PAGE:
If you’ve played with a real Rubik’s Cube before, this isn’t anything like it. Your phone is just not built for complex manipulation of 3D objects in space: Moving the cube is slow and error-prone, and I often found myself shifting cubies around when what I really wanted to do was rotate the cube, or shifting cubies the wrong way by mistake. If you’re really anxious to play with a 3D cube, this is your least-painful option – but it doesn’t even come close to the real thing.
For Solving a Real Rubik’s Cube
Now that we’re done looking at software simulations of the cube, let’s assume you’re holding a real cube in your hands and are looking for some help solving it. It turns out many of our readers still own physical games, so you may well belong to that group.
The apps we’ll be covering in this sections are noticeably less shiny and polished than those we started with: These are apps for people who know how to read the special notation used to discuss cube-solving algorithms online.
Badmephisto can just barely be called an app, really. It doesn’t do anything: It’s just an image, a big cheat sheet you can scroll around on your device. And yet, it has a 4.5-star average on Google Play, based on 125 reviews.
The app is just an Android extension of Badmephisto’s real presence, which is centered around his YouTube channel. Below you can see a beginner-friendly tutorial by Badmephisto for solving the cube which garnered over 1.9 million views, despite being 30 minutes long and featuring no twerking whatsoever:
So the “app” doesn’t really do anything if you don’t know the notation, but if you can read the tips, it is a very handy cheat sheet to have on your phone when you’re trying to remember an algorithm.
Magic Cube Algo DataBase [No Longer Available]
It’s ugly, it has banner ads, and it crashed on my device once. And yet, I can understand why Magic Cube Algo DataBase has a 4.4-star average on Google Play:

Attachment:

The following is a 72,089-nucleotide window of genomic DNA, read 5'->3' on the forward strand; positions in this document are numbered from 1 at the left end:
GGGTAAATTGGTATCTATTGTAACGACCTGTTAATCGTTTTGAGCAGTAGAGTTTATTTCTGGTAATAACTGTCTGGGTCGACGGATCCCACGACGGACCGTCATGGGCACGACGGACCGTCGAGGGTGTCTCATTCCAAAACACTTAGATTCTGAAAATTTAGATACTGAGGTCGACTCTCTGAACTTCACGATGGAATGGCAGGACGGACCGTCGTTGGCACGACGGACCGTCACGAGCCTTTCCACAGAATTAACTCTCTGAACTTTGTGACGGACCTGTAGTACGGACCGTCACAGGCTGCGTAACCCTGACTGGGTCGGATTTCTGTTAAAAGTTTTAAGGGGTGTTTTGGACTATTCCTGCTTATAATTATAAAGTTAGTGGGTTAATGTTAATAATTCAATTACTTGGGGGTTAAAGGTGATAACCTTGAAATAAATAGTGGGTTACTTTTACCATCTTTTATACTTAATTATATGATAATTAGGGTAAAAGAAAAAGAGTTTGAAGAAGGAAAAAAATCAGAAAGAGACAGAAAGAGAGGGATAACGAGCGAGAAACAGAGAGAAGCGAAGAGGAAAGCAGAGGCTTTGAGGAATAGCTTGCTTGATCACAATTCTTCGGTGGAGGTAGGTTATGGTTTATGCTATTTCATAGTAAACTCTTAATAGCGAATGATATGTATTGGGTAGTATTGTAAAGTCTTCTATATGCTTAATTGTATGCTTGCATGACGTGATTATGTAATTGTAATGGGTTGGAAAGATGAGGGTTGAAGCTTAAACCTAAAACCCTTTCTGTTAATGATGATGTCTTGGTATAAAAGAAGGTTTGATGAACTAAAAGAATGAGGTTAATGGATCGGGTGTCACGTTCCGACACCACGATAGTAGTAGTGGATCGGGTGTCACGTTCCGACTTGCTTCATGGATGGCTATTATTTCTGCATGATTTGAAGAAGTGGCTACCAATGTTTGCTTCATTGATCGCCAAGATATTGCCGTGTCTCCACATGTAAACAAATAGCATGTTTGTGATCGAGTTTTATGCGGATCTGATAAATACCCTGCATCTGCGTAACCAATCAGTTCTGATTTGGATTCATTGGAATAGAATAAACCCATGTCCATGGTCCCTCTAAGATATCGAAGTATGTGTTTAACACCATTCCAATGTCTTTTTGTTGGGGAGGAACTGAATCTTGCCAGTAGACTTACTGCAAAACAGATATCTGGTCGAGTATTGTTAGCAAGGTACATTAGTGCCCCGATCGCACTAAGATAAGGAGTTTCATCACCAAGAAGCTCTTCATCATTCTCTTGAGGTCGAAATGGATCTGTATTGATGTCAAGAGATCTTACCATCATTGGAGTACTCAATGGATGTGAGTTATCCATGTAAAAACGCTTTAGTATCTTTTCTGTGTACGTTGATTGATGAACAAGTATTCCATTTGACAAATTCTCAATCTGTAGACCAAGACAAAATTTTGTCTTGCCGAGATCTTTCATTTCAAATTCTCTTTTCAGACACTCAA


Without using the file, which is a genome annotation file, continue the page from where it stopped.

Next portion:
Once you get into cubing, you will see it’s all about the algorithms. You recognize a certain situation on your cube, orient it in a certain way, and execute an algorithm that manipulates the cubies to where you want them. Solving a cube requires that you execute a sequence of such algorithms, one after the next, until it’s all done. M.C Algo DB is a purpose-built database of said algorithms, which you can browse and edit as needed. Algorithms are subdivided into several groups, but the app offers very little assistance – instead, it trusts that you already know what you’re doing.
And now that we’re firmly in the “you know what you’re doing” department, it is time to present our final app for the roundup: Cube Timer.
This is a purpose-built timer for speedcubers — people who try to solve a Rubik’s Cube as fast as humanly possible (think 8 seconds). Cube Timer presents you with a random shuffle to use before you start solving, and lets you compile results out of an average of 5 or 12. Simple and to the point.
Will You Be Using Any of These?
So, any Rubik’s Cube fans in the house? If you can read the notation, what did you think about Badmephisto’s app and M.C Algo DB? And if you’re just getting started, did FlatCube and Rubik Squared capture your interest? Let me know in the comments.